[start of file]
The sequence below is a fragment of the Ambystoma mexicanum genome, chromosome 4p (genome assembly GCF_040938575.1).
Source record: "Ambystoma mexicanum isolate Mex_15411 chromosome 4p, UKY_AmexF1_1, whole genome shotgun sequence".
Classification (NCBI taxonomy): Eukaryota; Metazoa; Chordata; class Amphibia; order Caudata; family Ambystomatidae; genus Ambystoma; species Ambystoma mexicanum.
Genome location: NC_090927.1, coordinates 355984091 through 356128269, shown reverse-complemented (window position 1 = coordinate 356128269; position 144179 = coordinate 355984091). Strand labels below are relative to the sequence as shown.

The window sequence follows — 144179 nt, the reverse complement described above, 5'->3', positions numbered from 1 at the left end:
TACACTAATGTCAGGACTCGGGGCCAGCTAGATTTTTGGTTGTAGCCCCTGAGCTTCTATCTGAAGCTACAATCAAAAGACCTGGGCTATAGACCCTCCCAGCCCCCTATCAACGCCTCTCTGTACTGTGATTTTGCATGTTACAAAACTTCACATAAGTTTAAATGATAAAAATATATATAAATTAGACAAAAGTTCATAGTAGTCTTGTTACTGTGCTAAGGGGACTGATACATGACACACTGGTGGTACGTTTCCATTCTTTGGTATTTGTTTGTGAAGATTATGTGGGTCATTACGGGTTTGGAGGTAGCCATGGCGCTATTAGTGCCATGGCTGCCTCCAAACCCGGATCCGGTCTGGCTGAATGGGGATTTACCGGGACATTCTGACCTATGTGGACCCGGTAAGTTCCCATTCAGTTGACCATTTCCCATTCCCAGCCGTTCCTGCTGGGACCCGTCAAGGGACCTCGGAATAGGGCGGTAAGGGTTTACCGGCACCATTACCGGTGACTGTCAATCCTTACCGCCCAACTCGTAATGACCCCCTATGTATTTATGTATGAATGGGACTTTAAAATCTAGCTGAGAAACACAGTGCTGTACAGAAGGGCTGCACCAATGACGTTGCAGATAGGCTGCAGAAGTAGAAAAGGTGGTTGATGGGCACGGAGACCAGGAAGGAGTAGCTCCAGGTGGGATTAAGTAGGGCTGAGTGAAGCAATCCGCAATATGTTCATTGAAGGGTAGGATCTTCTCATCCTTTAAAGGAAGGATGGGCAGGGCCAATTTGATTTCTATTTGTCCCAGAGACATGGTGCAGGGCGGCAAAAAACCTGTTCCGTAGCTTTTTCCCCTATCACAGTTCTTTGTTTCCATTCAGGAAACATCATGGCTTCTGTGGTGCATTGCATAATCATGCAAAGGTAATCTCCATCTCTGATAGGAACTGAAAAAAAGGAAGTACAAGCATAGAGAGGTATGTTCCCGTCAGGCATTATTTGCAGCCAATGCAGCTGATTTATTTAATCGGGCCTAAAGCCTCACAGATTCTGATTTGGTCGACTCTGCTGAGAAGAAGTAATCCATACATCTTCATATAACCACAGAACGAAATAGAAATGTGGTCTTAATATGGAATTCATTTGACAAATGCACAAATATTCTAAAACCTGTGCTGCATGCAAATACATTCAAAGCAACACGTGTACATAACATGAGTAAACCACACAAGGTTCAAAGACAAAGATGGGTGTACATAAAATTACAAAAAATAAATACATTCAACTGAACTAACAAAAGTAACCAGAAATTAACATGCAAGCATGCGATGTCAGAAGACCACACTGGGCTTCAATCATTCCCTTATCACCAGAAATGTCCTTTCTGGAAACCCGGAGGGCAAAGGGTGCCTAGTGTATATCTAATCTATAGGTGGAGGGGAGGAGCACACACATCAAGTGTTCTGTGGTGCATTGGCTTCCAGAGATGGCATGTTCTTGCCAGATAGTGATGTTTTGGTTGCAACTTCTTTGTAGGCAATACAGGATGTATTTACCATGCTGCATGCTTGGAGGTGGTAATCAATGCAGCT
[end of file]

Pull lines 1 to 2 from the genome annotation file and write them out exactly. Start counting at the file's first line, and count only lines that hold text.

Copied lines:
The sequence below is a fragment of the Ambystoma mexicanum genome, chromosome 4p (genome assembly GCF_040938575.1).
Source record: "Ambystoma mexicanum isolate Mex_15411 chromosome 4p, UKY_AmexF1_1, whole genome shotgun sequence".